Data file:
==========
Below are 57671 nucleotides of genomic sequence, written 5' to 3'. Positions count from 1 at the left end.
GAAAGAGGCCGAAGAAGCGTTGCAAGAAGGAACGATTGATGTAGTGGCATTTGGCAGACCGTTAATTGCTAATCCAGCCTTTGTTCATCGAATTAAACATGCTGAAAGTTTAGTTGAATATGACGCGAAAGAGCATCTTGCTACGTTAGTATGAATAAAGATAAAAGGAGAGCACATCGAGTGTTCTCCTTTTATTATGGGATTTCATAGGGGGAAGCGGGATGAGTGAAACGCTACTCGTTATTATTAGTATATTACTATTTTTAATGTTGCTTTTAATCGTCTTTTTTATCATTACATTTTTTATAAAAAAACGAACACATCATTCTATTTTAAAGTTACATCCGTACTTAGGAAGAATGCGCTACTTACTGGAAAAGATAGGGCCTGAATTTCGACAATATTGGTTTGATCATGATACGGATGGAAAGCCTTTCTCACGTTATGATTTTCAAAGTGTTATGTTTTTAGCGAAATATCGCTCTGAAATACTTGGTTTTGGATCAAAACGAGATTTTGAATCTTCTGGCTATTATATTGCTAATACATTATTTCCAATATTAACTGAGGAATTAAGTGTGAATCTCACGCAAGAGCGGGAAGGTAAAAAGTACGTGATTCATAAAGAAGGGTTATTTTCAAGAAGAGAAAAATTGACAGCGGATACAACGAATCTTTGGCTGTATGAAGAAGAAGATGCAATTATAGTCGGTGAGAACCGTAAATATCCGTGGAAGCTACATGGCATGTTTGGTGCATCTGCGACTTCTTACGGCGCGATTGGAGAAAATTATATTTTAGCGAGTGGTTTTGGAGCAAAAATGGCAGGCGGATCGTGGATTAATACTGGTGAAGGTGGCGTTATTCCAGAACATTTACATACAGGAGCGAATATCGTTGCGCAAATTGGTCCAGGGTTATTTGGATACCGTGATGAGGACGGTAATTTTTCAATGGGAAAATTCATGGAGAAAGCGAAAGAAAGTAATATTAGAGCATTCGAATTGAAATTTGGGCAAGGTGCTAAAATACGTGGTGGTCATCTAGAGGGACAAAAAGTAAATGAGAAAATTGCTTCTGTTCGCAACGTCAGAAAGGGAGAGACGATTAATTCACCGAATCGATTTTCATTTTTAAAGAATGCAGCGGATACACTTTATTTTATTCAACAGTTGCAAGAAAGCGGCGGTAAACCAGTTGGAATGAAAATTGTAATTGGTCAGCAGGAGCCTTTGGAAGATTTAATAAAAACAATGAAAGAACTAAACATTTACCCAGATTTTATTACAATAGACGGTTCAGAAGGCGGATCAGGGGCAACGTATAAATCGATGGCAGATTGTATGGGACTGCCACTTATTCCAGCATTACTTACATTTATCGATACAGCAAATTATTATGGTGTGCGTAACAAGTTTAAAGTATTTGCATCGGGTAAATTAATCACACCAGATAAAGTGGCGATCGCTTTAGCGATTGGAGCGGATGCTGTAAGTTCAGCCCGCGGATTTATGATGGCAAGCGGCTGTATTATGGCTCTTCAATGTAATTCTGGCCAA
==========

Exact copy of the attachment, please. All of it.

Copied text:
Below are 57671 nucleotides of genomic sequence, written 5' to 3'. Positions count from 1 at the left end.
GAAAGAGGCCGAAGAAGCGTTGCAAGAAGGAACGATTGATGTAGTGGCATTTGGCAGACCGTTAATTGCTAATCCAGCCTTTGTTCATCGAATTAAACATGCTGAAAGTTTAGTTGAATATGACGCGAAAGAGCATCTTGCTACGTTAGTATGAATAAAGATAAAAGGAGAGCACATCGAGTGTTCTCCTTTTATTATGGGATTTCATAGGGGGAAGCGGGATGAGTGAAACGCTACTCGTTATTATTAGTATATTACTATTTTTAATGTTGCTTTTAATCGTCTTTTTTATCATTACATTTTTTATAAAAAAACGAACACATCATTCTATTTTAAAGTTACATCCGTACTTAGGAAGAATGCGCTACTTACTGGAAAAGATAGGGCCTGAATTTCGACAATATTGGTTTGATCATGATACGGATGGAAAGCCTTTCTCACGTTATGATTTTCAAAGTGTTATGTTTTTAGCGAAATATCGCTCTGAAATACTTGGTTTTGGATCAAAACGAGATTTTGAATCTTCTGGCTATTATATTGCTAATACATTATTTCCAATATTAACTGAGGAATTAAGTGTGAATCTCACGCAAGAGCGGGAAGGTAAAAAGTACGTGATTCATAAAGAAGGGTTATTTTCAAGAAGAGAAAAATTGACAGCGGATACAACGAATCTTTGGCTGTATGAAGAAGAAGATGCAATTATAGTCGGTGAGAACCGTAAATATCCGTGGAAGCTACATGGCATGTTTGGTGCATCTGCGACTTCTTACGGCGCGATTGGAGAAAATTATATTTTAGCGAGTGGTTTTGGAGCAAAAATGGCAGGCGGATCGTGGATTAATACTGGTGAAGGTGGCGTTATTCCAGAACATTTACATACAGGAGCGAATATCGTTGCGCAAATTGGTCCAGGGTTATTTGGATACCGTGATGAGGACGGTAATTTTTCAATGGGAAAATTCATGGAGAAAGCGAAAGAAAGTAATATTAGAGCATTCGAATTGAAATTTGGGCAAGGTGCTAAAATACGTGGTGGTCATCTAGAGGGACAAAAAGTAAATGAGAAAATTGCTTCTGTTCGCAACGTCAGAAAGGGAGAGACGATTAATTCACCGAATCGATTTTCATTTTTAAAGAATGCAGCGGATACACTTTATTTTATTCAACAGTTGCAAGAAAGCGGCGGTAAACCAGTTGGAATGAAAATTGTAATTGGTCAGCAGGAGCCTTTGGAAGATTTAATAAAAACAATGAAAGAACTAAACATTTACCCAGATTTTATTACAATAGACGGTTCAGAAGGCGGATCAGGGGCAACGTATAAATCGATGGCAGATTGTATGGGACTGCCACTTATTCCAGCATTACTTACATTTATCGATACAGCAAATTATTATGGTGTGCGTAACAAGTTTAAAGTATTTGCATCGGGTAAATTAATCACACCAGATAAAGTGGCGATCGCTTTAGCGATTGGAGCGGATGCTGTAAGTTCAGCCCGCGGATTTATGATGGCAAGCGGCTGTATTATGGCTCTTCAATGTAATTCTGGCCAA